Wilkes University

Tyler Derby

Photo of TylerBuilding A Future In Business

From his family’s construction company to a pharmaceutical giant, Tyler Derby thrives on business.

As a kid, Tyler Derby liked to tag along when his dad went to work at the family’s construction company. Now the senior from Coopersburg, Pa., will graduate with a double major in management and marketing, as well as internship experience at a worldwide pharmaceutical firm on his résumé.

Derby chose Wilkes because of its NCAA Division III football program. While playing, he learned time management, balancing classwork, training, practice and extracurricular activities. Then injuries forced him to give up the game. “I knew 40-year-old Tyler would thank 21-year-old Tyler.” 

His competitive drive still comes into play in classes and cocurricular activities. As a freshman, Derby was required to start a business from the ground up. His team’s sale of customizable Wilkes windbreakers was backed by market research and a business plan. “That was very cool. Essentially, you’re being thrown into the fire. If you can’t take the heat, business is not for you.”

He works with Wilkes’ Enactus team, which competes in creating entrepreneurial community development projects. Presenting those projects at regional and national competitions enhances presentation skills and provides networking opportunities that could lead to internships, interviews or even job offers.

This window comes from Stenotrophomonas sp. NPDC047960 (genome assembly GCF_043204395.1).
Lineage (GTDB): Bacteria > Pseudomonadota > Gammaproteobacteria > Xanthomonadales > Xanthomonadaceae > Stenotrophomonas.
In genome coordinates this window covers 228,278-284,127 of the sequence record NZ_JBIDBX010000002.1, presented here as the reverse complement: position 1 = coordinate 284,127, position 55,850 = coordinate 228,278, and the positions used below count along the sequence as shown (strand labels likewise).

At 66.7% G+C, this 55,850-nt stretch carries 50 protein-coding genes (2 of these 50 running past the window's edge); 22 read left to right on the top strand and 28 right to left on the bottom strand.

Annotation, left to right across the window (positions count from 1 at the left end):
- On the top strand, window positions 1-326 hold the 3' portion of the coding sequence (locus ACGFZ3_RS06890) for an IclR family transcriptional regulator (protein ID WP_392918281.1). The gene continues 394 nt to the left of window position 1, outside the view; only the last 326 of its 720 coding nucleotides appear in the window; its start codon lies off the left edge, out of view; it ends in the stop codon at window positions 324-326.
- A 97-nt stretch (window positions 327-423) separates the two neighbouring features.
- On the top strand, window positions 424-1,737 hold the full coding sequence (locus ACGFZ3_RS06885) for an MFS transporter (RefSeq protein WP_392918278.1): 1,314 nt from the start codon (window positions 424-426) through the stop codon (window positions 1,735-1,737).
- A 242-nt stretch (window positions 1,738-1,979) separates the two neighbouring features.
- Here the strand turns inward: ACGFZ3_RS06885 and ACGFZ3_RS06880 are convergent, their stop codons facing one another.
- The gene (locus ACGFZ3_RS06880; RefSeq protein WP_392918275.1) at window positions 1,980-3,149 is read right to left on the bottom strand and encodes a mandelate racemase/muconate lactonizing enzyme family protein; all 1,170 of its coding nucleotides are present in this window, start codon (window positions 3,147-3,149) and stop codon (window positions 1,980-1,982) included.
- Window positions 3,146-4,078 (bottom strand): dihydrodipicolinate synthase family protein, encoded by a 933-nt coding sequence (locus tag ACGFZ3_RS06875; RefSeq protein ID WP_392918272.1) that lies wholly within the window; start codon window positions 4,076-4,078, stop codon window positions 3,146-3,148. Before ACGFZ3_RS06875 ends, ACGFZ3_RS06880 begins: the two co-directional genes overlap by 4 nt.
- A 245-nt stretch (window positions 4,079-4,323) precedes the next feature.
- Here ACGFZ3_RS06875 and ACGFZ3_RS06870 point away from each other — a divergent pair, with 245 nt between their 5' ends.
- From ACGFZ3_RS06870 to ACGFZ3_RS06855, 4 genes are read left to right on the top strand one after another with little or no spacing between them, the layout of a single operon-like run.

Derby also serves on the student advisory board of the Jay S. Sidhu School of Business and Leadership, impacting day-to-day operations from a student perspective. 

Associate Professor Jennifer Edmonds met Derby when he visited campus for VIP Day and the pair formed a fast bond. As his mentor, Edmonds advised her student on routine matters like course schedules. By senior year, their talks turned to graduate school and career plans.

“I try to encourage critical thinking and data-driving decision making,” says Edmonds. “I am always pointing students to resources to help them formulate the rationale to make decisions on their own, rather than just telling them what to do.”

For Derby, his mentor’s guidance has been invaluable. “She challenged me to do my own thing. She allowed me to go places I didn’t know I was going to go.” As Derby weighs his career options, he promises to keep his mentor — now friend — updated. “We will 100 percent stay in touch after graduation.”

Derby rose to the challenge, adding value to his résumé with a summer internship at Pfizer Inc. He was one of 300 interns chosen from 10,000 applicants. Derby composed weekly email updates, streamlined training and compiled a report shared with Pfizer CEO Ian Read. The experience boosted Derby’s confidence, proving that students from Wilkes can hold their own against students from larger schools.

“We can compete anywhere.”

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